Little Havana

The classic Miami experience is alive and well in this vibrant heart of the city’s Latin culture. Declared a National Treasure by the National Trust for Historic Preservation in 2017, it’s home to the highest concentration of Hispanics in Miami — most neighborhood businesses are still owned by Cuban immigrants. Stroll along Calle Ocho (8th Street) to soak up the neighborhood vibes firsthand. Stop by Domino Park (Calle Ocho and 15th Ave), where Cuban veterans and families hang out to enjoy the sunshine (and, of course, a mostly-friendly game of dominoes). Fortify yourself with a shot glass-sized cafecito from a corner ventanita, or sit down for a full-service meal at Versailles (3501 SW 8th St) — menu highlights include the green plantains stuffed with shrimp Creole, pineapple, and cilantro. Pick up a smokeable souvenir at Guantanamera Cigars, where experienced cigar makers hand-roll fresh cigars to order (and provide cocktails and dance music too).

Coconut Grove

With a laid-back pace and a mix of trendy and retro-cool, Coconut Grove invites you to slow down and enjoy Miami’s oldest (and one of its most beautiful) neighborhoods. Relax at a sidewalk cafe in the Village Center, or take a seaside stroll through Peacock Park. History buffs will enjoy exploring Charles Avenue, one of Florida’s oldest streets and still lined with historic houses, churches, and the Coconut Grove Playhouse. The Vizcaya Museum and Gardens spans 50 acres, including 10 acres of formal Italian Renaissance-style gardens and 40 acres of native woodland offering a glimpse into what this area looked like before European settlement. Coconut Grove’s broad, tree-lined central streets host a rainbow of festivals throughout the year; while the Coconut Grove Arts Festival (President’s Day Weekend) is the largest, the quirky King Mango Strut (December) has been justly dubbed “the weirdest parade in the universe.”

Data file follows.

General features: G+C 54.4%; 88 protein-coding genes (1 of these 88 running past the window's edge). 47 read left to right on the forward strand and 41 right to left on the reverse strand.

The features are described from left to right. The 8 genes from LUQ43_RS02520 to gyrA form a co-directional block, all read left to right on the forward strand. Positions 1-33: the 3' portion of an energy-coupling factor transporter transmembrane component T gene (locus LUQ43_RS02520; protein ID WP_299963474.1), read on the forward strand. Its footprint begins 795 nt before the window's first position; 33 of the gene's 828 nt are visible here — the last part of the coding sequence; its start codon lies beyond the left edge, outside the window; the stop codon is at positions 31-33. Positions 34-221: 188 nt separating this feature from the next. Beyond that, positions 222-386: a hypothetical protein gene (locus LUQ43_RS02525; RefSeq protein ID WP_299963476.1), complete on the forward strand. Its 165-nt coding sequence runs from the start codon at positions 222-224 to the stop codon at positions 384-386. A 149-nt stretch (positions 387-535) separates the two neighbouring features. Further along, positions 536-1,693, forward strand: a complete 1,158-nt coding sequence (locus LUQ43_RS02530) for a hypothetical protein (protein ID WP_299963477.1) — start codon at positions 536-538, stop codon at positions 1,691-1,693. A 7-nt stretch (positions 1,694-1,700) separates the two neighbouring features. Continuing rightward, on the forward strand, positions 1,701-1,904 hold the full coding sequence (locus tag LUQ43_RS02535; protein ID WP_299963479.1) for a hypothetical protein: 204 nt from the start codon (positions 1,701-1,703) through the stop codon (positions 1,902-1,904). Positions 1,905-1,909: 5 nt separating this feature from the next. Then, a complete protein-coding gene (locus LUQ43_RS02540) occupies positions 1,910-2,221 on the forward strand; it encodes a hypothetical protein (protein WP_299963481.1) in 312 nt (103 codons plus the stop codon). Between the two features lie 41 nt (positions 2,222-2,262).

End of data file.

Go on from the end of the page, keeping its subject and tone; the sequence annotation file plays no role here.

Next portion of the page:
Coconut Grove’s central business district around the intersection of Grand Avenue and Main Highway brings together the area’s best variety of dining and shopping options. Greenstreet Cafe (3468 Main Hwy) serves American classics all day and boasts unparalleled people-watching from its outdoor lounge. The Spillover (2911 Grand Ave Suite #400D) pairs locally line- and spear-caught seafood dishes with a tempting selection of over 50 taps — sure, you can grab a beer, but why not sample one of their curated ciders, sours, or meads instead? Pineda Covalin (3460 Main Hwy) features Mexican-designed textiles, fashions, and jewelry. The Bookstore and Kitchen (3444 Main Hwy), one of Miami’s best-loved indie bookstores, occupies two buildings around a welcoming central courtyard — check out their selection of “lifestyle books” (think art, architecture, photography) and the restaurant’s seasonal offerings prepared with a zero-waste philosophy.